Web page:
Our crew is learning quickly that you have to pace yourself on these trips. The morning we got up drive up to Cruden Bay I was beaten down – the jet lag had finally gotten me. An overnight flight on a shitty 757 yielded no sleep. Then Kilspindie & Musselburgh straight into a late night at Duck’s. Then North Berwick and a drive up to St Andrews for a 2:40am wake-up call. Then 36 at Crail and Elie. I get grumpy and run-down when I don’t sleep. It was under those pretenses that I played Cruden Bay (and Metropolitan during Season 1 in Oz.)
And there were other factors that didn’t work in Cruden Bay’s favor – the two-hour drive, the gloomy weather, the transition to dramatic scale and elevation changes after playing the flat-ish courses of the first half of the trip, the overly-lush greens that I didn’t feel matched the rest of the course condition (we were told they were being extra-cautious on the eve of a big event.) In hindsight, however, all of that is irrelevant because the flourishes and truly memorable features are what stick with you. As seen in the video, nearly the entire stretch from the third hole through the sixteenth qualifies as a flourish. Cruden Bay is a grower. In hindsight, the weather was a great change of pace and provided a mystique for the course.
Last thought before the notes: any discussion of Cruden is about the experience and the feelings derived from playing amongst such dramatic features. At NLU we frequently field criticism for focusing too much on architecture, but I’ll preempt any negativity by pointing out that the layout at Cruden is less about architecture and more about nature and geology. Archie Simpson and OG Tom Morris (and Tom Simpson and Herbert Fowler later on) let the land do the work and largely stayed out of the way, blind shots be damned. I underrated Cruden Bay in my initial estimation.
SPECIFIC HOLE NOTES:
Soly posted a comprehensive hole-by-hole recap of CB last year – be sure to check that out for a more detailed review.
Just as we did at Elie we glossed over the first two holes in the video but I found them relatively interesting, with some wild movement in/around the fairways (as seen below.)
The fun really gets going on the 3rd, with the prospect of an albatross lurking over the hill to the blind green that features a unique ramp landing area just in front. The 4th is featured plenty in the episode and is the only par 3 on the front side. Pull your pants up and tighten your glove on the 5th, as seen in the video below (an aside: CB has a great website with well-produced flyovers of every hole.)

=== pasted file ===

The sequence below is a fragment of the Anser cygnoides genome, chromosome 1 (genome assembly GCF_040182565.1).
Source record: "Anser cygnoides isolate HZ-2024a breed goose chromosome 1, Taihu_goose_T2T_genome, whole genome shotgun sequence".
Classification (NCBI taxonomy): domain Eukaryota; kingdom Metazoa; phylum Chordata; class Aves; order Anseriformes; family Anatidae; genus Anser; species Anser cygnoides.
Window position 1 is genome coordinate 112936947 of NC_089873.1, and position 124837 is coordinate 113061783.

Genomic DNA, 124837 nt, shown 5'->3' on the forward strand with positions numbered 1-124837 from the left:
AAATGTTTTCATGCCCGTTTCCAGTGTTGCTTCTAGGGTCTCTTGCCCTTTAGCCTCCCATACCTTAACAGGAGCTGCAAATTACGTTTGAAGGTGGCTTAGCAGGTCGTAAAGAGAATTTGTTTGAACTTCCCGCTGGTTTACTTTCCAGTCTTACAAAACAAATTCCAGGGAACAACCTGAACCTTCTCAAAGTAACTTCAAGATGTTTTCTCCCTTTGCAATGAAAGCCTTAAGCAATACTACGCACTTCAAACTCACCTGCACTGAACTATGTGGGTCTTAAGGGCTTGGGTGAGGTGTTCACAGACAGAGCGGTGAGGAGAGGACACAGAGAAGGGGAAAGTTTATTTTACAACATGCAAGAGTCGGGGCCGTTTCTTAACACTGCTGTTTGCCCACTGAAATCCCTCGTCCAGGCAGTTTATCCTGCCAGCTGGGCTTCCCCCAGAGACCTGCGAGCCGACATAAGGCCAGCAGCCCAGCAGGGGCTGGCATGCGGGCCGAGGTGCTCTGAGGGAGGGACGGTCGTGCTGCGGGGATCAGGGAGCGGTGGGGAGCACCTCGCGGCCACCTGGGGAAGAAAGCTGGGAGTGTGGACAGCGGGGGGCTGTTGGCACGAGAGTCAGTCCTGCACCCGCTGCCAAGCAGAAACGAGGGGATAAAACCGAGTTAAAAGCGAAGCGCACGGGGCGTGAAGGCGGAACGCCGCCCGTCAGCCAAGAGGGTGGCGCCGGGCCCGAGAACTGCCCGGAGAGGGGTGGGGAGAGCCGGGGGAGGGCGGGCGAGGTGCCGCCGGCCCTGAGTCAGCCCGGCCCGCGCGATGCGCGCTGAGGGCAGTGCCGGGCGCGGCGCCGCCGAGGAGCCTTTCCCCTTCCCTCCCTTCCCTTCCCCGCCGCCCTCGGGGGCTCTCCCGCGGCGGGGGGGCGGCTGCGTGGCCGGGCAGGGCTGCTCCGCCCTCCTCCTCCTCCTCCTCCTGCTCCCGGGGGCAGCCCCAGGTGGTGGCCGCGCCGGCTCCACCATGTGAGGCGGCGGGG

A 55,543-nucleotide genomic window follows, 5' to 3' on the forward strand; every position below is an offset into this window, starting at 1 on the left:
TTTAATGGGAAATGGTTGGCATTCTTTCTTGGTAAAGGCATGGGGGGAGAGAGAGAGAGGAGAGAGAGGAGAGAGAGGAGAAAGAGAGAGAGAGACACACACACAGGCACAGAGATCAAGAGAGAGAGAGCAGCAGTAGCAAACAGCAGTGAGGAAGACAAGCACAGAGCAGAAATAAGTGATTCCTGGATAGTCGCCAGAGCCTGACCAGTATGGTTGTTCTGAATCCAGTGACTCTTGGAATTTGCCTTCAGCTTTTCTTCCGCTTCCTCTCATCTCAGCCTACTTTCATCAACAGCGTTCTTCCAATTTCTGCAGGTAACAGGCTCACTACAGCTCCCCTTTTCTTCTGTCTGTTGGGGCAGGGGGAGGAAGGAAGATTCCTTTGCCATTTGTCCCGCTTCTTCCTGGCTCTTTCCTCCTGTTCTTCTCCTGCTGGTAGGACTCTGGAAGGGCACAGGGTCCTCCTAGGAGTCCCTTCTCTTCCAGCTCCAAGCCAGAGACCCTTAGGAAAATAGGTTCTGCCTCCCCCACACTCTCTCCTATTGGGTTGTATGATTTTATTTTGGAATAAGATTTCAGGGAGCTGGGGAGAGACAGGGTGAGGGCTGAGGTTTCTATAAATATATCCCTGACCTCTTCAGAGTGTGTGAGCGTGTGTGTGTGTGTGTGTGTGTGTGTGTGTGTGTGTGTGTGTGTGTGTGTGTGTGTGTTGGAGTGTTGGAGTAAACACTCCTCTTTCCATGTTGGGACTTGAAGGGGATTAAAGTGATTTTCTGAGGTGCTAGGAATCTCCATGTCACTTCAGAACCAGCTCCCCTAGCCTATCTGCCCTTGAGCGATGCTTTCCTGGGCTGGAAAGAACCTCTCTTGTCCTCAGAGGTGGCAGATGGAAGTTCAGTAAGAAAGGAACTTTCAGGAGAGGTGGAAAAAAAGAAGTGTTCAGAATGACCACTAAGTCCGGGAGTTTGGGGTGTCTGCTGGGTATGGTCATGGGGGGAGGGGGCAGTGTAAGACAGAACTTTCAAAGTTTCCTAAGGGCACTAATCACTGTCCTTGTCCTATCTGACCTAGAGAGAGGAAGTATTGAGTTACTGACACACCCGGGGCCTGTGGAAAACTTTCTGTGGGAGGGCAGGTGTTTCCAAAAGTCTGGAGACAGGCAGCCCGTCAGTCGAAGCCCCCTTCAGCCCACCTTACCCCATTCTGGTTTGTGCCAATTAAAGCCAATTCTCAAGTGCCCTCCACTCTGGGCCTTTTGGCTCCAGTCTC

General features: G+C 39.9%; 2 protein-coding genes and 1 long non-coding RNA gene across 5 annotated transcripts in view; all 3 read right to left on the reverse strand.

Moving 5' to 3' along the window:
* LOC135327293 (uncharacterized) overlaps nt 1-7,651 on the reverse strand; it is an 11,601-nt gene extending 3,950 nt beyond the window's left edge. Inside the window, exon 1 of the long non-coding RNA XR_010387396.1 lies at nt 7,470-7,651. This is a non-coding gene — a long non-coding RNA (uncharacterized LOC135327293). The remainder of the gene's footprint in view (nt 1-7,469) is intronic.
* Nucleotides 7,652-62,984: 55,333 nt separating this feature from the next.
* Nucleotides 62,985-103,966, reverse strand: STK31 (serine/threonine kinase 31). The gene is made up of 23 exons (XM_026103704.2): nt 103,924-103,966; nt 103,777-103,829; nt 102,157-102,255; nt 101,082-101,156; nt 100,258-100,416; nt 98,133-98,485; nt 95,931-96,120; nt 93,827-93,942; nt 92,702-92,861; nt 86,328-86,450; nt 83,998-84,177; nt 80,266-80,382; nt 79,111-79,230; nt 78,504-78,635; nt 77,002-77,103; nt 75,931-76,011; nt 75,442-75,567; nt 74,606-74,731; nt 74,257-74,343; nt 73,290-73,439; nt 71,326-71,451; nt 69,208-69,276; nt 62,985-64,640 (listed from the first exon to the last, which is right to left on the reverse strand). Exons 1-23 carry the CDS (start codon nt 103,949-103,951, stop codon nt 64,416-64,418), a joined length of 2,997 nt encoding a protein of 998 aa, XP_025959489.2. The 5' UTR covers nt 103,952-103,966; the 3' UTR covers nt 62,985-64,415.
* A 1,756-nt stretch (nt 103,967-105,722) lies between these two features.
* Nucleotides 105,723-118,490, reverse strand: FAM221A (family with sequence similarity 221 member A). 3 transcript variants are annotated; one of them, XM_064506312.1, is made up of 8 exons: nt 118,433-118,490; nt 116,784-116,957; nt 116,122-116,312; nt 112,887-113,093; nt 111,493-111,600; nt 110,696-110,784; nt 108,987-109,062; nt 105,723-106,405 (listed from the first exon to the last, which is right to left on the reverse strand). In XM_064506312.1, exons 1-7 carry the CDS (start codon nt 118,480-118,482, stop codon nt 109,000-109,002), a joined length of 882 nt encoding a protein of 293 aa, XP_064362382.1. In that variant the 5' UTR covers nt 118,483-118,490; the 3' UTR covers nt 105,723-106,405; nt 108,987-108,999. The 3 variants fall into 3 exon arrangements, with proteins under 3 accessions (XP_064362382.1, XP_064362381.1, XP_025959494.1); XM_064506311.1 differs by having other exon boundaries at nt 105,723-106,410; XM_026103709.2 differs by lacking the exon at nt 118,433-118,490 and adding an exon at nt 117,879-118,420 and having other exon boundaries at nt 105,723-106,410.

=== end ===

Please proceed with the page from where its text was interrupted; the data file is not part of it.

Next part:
The 6th (pictured below) was one of the standouts of the whole trip. If there is a knock on Scotland it is that many of the courses have a weak collection of par 5’s on offer. Not the case at Cruden Bay (despite only having two.) The burn that DJ familiarized himself with in the video dictates the entire hole, and combined with the cliff-like right side of the green, makes for a thoughtful approach.
The 7th and 8th are all-world, as the video shows clearly. The views from 9 tee are worth the hike, but you definitely earn them. The 10th was just alright for me, dawg. I quite enjoyed the 11th and 13th, both of which didn’t stand out quite as much for the others in the group. The 12th hole is also a fun, short par 4. There were two things that stuck with me (beyond the golf) from this portion of the course: 1) the most curvaceous burn we encountered in Scotland – just a sexy body of water; and 2) the tee boxes on 13 and 14 are among the most peaceful places I’ve ever been. Set right next to the beach, framed by tall grass, waves crashing below and exceptional holes awaiting you. Sensory overload. The flyover for 13 gives a good sense of just how good.
From there you play up to the blind coffin 14th (where some of my conditioning complaints crystallized – I wanted to use the slopes more but the softness didn’t allow for a big hop).
The blind 15th was a treat (I’m with Soly, I like blind holes since it makes you commit and trust and embrace being uncomfortable) and the 16th was stout (in a similar vein as the 4th). The last two holes ran out of gas a bit but it wasn’t even noticeable since we were still trying to comprehend the stretch we’d played just prior.
THE COURSE IN ONE WORD: ineluctable
WEIRD COURSE TRIVIA: The course was built in tandem with a large hotel in 1899. Both were owned by The Great North of Scotland Railway Co. as a means of attracting visitors. However, the destination proved too remote and struggled to attract the crowds envisioned. The hotel was used as a hospital during WWII and demolished in the years thereafter.
WHAT SHOULD I DO BEFORE PLAYING THIS COURSE?: Rest up. It’s not the easiest walk. Also eat breakfast so you’re not drinking the whiskey on an empty stomach.
CLUBHOUSE/FOOD: Les and his team are exceptional and will ensure you are looked after properly. We enjoyed lunch after our round. I had the steak pie, which was excellent. Soly was magnanimous enough to share some of his sandwich, which was also a delicious treat. We also ordered haggis and Cullen skink, both of which we tried everywhere we went. The clubhouse offers a commanding view of the property – definitely stick around to soak it all in after your round.
TEE TIMES: Here’s a throwback….email [email protected]
GREEN FEES: Range from £135.00 for one round to £175.00 for 36.
ACCOMMODATIONS: We simply passed through, having risen early in St Andrews and passing onto Cullen that afternoon. The drive up was interesting, as it took us through Aberdeen and Dundee, two of the bigger cities in Scotland. The Kilmarnock Arms and the St. Olaf are both recommended options for those wishing to stay near the course.